MVR is an event series focused on new forms of exchange between body and technology. With the decreasing size and cost of computer vision, digital components and advances in virtual reality, we are faced with a new awareness of the impact of current digital practices on the physical body. MVR provides a platform for learning and discussion concerning the new interaction between body and information, device, and action.
Dylan Fashbaugh is an engineer, musician, and Celery Boy based in Brooklyn, NY. He discovered art in digital signal processing and radio communications while studying Computer Engineering at the University of Akron. Combining a love of music with a love of technology, he and a small team of engineers created an EEG controlled Audio Effects Processor that went on to win several awards at Intel’s Cornell Cup. Dylan moved to New York to work as an image processing and motion control engineer at Nanotronics Imaging. Since moving to New York, he has worked on several art-tech projects with musicians from Taylor Swift to Pharaoh Sanders. He is currently living a double life creating microscope control systems and designing tech art with the Celery Boys.
Nancy Diniz is an Assistant Professor at the Rensselaer Polytechnic Institute / CASE/SOM in NY and founder and co-principal at Augmented Architectures NY. Her practice operates in-between the human body and architectural scale and engage topics pertaining to bio/digital fabrication, physical computing, data visualization and robotics. Nancy will present her latest project “Embryonic Spaces” where she developed wearable interfaces using biological and synthetic materials coupled with biometric sensing.
Sydney Skybetter (presenting virtually) is a technologist, choreographer, and writer. His dances are regularly performed around the country, most recently at the John F. Kennedy Center for the Performing Arts, the Boston Center for the Arts, Jacob’s Pillow and the Joyce Theater. As a Founding Partner with the Edwards & Skybetter | Change Agency, he has consulted on issues of change management and technology for the National Ballet of Canada, Barnes & Noble, New York University and The University of Southern California, among others. He lectures on everything from dance history to cultural futurism, and is a frequent speaker at Juilliard, Dance/USA, and Opera America. He is a regular contributor to The Clyde Fitch Report, and is an Artist in Residence and Public Humanities Fellow at Brown University, where he researches emerging human computer interfaces within immersive reality systems. He is the founder of the Conference for Research on Choreographic Interfaces (CRCI), which convenes ethnographers, anthropologists, speculative designers and performing artists to discuss the choreography of the Internet of Things. He produces shows at Joe’s Pub and OBERON with DanceNOW[NYC], recently received a RISCA Fellowship in Choreography from the State of Rhode Island, and was the the first to get the word “Frack” in print at Dance Magazine.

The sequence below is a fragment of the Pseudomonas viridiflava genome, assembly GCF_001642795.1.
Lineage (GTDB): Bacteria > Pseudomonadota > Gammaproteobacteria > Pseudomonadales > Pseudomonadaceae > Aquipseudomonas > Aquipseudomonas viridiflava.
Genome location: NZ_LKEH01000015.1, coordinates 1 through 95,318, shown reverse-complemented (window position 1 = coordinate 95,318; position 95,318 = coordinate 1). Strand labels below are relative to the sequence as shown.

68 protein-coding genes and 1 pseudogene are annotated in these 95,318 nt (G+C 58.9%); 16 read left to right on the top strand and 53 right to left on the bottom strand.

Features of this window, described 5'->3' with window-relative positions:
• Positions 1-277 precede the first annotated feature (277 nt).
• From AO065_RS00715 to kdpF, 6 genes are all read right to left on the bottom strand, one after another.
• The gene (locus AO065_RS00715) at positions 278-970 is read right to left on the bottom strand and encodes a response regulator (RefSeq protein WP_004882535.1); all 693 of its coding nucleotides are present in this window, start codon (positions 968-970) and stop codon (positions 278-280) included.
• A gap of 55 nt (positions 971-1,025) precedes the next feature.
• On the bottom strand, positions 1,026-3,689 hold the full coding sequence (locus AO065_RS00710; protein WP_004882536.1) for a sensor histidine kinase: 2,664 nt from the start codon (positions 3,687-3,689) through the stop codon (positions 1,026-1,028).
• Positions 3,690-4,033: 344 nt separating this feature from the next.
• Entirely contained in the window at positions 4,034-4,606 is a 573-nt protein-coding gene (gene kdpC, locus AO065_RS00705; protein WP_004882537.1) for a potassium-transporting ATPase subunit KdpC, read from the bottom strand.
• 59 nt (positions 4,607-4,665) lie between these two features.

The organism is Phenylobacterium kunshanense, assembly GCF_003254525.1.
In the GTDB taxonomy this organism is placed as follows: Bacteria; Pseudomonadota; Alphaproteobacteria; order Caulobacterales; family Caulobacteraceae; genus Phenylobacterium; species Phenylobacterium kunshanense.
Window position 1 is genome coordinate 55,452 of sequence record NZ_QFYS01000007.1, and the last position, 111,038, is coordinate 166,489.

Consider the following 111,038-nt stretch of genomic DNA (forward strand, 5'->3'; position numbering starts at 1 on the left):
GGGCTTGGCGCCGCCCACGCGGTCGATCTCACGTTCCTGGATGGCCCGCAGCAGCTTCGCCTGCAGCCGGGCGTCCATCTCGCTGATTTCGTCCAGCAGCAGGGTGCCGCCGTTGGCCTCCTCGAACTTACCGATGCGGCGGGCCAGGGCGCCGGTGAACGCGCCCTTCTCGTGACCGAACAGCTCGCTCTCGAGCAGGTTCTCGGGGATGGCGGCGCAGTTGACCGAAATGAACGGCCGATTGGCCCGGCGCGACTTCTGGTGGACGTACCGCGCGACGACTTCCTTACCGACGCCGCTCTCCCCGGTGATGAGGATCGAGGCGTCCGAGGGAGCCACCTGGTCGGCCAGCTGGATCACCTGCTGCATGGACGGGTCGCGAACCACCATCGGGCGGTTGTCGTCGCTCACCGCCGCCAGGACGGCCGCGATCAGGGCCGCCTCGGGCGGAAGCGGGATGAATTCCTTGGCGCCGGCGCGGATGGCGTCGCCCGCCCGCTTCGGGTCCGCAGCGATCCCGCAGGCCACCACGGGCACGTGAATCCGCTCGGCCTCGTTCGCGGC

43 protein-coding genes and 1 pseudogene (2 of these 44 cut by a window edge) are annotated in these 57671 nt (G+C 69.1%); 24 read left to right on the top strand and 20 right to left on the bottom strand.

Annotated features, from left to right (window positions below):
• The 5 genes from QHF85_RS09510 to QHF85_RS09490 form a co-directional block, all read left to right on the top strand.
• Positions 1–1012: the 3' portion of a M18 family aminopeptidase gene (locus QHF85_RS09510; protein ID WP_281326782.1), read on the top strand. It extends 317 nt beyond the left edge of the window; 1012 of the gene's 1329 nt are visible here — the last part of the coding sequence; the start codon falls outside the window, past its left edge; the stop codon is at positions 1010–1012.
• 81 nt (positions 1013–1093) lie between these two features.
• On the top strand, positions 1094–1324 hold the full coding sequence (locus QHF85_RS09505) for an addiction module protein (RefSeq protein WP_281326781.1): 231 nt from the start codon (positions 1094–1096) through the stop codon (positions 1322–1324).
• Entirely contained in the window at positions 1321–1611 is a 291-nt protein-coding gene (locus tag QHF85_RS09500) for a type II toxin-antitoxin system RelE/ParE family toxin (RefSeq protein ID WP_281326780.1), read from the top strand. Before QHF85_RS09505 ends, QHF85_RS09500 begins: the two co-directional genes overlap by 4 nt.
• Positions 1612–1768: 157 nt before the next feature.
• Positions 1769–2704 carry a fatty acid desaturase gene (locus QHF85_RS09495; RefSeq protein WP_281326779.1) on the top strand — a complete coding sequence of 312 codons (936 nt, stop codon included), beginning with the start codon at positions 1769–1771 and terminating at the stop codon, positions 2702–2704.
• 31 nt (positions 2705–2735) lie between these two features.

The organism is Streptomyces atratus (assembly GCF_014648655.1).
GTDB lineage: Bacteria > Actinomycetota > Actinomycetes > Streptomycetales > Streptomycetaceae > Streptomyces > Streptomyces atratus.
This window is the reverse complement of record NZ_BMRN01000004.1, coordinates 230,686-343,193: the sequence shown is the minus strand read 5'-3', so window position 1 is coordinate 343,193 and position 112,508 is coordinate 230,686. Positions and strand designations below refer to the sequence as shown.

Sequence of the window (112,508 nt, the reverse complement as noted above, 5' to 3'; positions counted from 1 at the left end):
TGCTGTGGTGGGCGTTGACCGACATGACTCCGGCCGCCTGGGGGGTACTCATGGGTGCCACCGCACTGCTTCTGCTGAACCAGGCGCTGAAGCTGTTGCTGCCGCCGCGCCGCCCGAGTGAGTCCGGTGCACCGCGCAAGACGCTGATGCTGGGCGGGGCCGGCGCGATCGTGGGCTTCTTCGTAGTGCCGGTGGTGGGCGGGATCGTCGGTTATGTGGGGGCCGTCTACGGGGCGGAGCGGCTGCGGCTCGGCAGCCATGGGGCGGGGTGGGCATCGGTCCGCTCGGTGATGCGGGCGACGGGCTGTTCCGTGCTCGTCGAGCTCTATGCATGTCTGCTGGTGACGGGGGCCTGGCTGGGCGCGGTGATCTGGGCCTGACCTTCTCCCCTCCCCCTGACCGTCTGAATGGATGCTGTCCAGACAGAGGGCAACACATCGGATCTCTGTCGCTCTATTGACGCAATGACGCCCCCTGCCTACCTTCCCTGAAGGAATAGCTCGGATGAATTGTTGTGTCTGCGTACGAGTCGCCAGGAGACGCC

Daniel Temkin makes images, programming languages, and interactive pieces exploring systems of logic and language. His blog esoteric.codes, which considers programming languages as an art medium, was awarded the Creative Capital / Warhol Foundation Arts Writers Grant. He has presented on this subject at conferences such as SXSW, SIGGRAPH, and Media Art Histories. His papers have been published in World Picture Journal, Leonardo, and others, including a paper for NOOart that looks at glitch art as an algorithmic practice (claiming that “there’s not much glitch in glitch art).” He regularly performs readings from his Internet Directory project, a 37,000+ page loose-leaf book of all the .COM domains in alphabetical order; he received a commission from the Webby Awards to build an online version, a scroll of domains that takes two years to watch. His work has been a critic’s pick for Art News, the New York Times, and the Boston Globe.